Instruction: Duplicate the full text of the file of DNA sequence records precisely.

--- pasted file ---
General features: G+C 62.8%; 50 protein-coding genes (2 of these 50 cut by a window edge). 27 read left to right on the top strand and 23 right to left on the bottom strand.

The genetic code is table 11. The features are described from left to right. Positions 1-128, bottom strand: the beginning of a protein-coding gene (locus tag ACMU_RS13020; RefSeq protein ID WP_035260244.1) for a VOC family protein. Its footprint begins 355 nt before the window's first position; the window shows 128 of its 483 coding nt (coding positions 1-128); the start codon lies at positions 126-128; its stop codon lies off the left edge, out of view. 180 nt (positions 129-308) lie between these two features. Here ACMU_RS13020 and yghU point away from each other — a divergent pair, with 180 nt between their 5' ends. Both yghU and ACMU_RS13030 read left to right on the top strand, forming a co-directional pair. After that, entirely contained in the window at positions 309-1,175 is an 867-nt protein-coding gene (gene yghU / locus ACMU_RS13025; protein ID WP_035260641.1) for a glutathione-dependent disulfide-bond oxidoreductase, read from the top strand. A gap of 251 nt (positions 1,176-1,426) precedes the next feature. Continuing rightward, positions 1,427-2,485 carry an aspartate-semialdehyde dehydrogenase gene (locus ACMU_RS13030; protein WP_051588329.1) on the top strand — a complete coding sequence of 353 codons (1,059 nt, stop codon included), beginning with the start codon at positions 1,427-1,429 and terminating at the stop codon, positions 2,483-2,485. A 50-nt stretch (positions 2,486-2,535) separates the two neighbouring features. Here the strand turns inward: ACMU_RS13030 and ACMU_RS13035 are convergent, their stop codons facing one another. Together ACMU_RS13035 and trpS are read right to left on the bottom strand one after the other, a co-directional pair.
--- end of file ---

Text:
General features: G+C 62.8%; 50 protein-coding genes (2 of these 50 cut by a window edge). 27 read left to right on the top strand and 23 right to left on the bottom strand.

The genetic code is table 11. The features are described from left to right. Positions 1-128, bottom strand: the beginning of a protein-coding gene (locus tag ACMU_RS13020; RefSeq protein ID WP_035260244.1) for a VOC family protein. Its footprint begins 355 nt before the window's first position; the window shows 128 of its 483 coding nt (coding positions 1-128); the start codon lies at positions 126-128; its stop codon lies off the left edge, out of view. 180 nt (positions 129-308) lie between these two features. Here ACMU_RS13020 and yghU point away from each other — a divergent pair, with 180 nt between their 5' ends. Both yghU and ACMU_RS13030 read left to right on the top strand, forming a co-directional pair. After that, entirely contained in the window at positions 309-1,175 is an 867-nt protein-coding gene (gene yghU / locus ACMU_RS13025; protein ID WP_035260641.1) for a glutathione-dependent disulfide-bond oxidoreductase, read from the top strand. A gap of 251 nt (positions 1,176-1,426) precedes the next feature. Continuing rightward, positions 1,427-2,485 carry an aspartate-semialdehyde dehydrogenase gene (locus ACMU_RS13030; protein WP_051588329.1) on the top strand — a complete coding sequence of 353 codons (1,059 nt, stop codon included), beginning with the start codon at positions 1,427-1,429 and terminating at the stop codon, positions 2,483-2,485. A 50-nt stretch (positions 2,486-2,535) separates the two neighbouring features. Here the strand turns inward: ACMU_RS13030 and ACMU_RS13035 are convergent, their stop codons facing one another. Together ACMU_RS13035 and trpS are read right to left on the bottom strand one after the other, a co-directional pair.